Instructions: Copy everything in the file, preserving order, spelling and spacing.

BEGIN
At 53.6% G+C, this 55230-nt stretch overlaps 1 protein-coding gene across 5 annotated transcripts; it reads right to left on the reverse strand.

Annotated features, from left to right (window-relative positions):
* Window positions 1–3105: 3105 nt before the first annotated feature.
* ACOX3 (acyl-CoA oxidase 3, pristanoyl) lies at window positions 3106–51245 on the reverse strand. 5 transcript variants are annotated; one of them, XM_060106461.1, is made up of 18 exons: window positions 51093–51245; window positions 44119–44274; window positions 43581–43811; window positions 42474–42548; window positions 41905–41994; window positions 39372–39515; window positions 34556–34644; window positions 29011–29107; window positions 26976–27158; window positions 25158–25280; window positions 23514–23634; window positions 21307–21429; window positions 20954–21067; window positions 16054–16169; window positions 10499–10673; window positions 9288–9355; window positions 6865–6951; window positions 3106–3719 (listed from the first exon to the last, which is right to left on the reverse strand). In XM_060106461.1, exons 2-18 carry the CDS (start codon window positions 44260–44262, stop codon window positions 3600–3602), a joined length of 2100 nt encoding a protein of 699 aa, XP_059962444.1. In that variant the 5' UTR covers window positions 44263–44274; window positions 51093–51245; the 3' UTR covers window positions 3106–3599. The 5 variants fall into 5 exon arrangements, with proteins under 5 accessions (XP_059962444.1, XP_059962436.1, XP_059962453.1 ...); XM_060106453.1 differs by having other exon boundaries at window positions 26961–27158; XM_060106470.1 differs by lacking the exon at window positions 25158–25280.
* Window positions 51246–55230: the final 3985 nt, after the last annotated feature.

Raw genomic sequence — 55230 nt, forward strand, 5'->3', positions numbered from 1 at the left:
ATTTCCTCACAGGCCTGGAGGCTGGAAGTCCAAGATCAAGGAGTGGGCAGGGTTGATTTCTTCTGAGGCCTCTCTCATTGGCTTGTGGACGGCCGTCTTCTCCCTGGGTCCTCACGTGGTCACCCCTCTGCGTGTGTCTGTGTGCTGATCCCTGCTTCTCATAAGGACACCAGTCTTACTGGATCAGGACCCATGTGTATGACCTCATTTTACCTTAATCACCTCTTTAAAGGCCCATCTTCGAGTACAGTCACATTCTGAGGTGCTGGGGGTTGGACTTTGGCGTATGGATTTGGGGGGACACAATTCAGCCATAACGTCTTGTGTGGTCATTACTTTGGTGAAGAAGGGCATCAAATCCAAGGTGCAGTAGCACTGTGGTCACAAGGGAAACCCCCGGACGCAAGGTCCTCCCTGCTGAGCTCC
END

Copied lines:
At 53.6% G+C, this 55230-nt stretch overlaps 1 protein-coding gene across 5 annotated transcripts; it reads right to left on the reverse strand.

Annotated features, from left to right (window-relative positions):
* Window positions 1–3105: 3105 nt before the first annotated feature.
* ACOX3 (acyl-CoA oxidase 3, pristanoyl) lies at window positions 3106–51245 on the reverse strand. 5 transcript variants are annotated; one of them, XM_060106461.1, is made up of 18 exons: window positions 51093–51245; window positions 44119–44274; window positions 43581–43811; window positions 42474–42548; window positions 41905–41994; window positions 39372–39515; window positions 34556–34644; window positions 29011–29107; window positions 26976–27158; window positions 25158–25280; window positions 23514–23634; window positions 21307–21429; window positions 20954–21067; window positions 16054–16169; window positions 10499–10673; window positions 9288–9355; window positions 6865–6951; window positions 3106–3719 (listed from the first exon to the last, which is right to left on the reverse strand). In XM_060106461.1, exons 2-18 carry the CDS (start codon window positions 44260–44262, stop codon window positions 3600–3602), a joined length of 2100 nt encoding a protein of 699 aa, XP_059962444.1. In that variant the 5' UTR covers window positions 44263–44274; window positions 51093–51245; the 3' UTR covers window positions 3106–3599. The 5 variants fall into 5 exon arrangements, with proteins under 5 accessions (XP_059962444.1, XP_059962436.1, XP_059962453.1 ...); XM_060106453.1 differs by having other exon boundaries at window positions 26961–27158; XM_060106470.1 differs by lacking the exon at window positions 25158–25280.
* Window positions 51246–55230: the final 3985 nt, after the last annotated feature.

Raw genomic sequence — 55230 nt, forward strand, 5'->3', positions numbered from 1 at the left:
ATTTCCTCACAGGCCTGGAGGCTGGAAGTCCAAGATCAAGGAGTGGGCAGGGTTGATTTCTTCTGAGGCCTCTCTCATTGGCTTGTGGACGGCCGTCTTCTCCCTGGGTCCTCACGTGGTCACCCCTCTGCGTGTGTCTGTGTGCTGATCCCTGCTTCTCATAAGGACACCAGTCTTACTGGATCAGGACCCATGTGTATGACCTCATTTTACCTTAATCACCTCTTTAAAGGCCCATCTTCGAGTACAGTCACATTCTGAGGTGCTGGGGGTTGGACTTTGGCGTATGGATTTGGGGGGACACAATTCAGCCATAACGTCTTGTGTGGTCATTACTTTGGTGAAGAAGGGCATCAAATCCAAGGTGCAGTAGCACTGTGGTCACAAGGGAAACCCCCGGACGCAAGGTCCTCCCTGCTGAGCTCC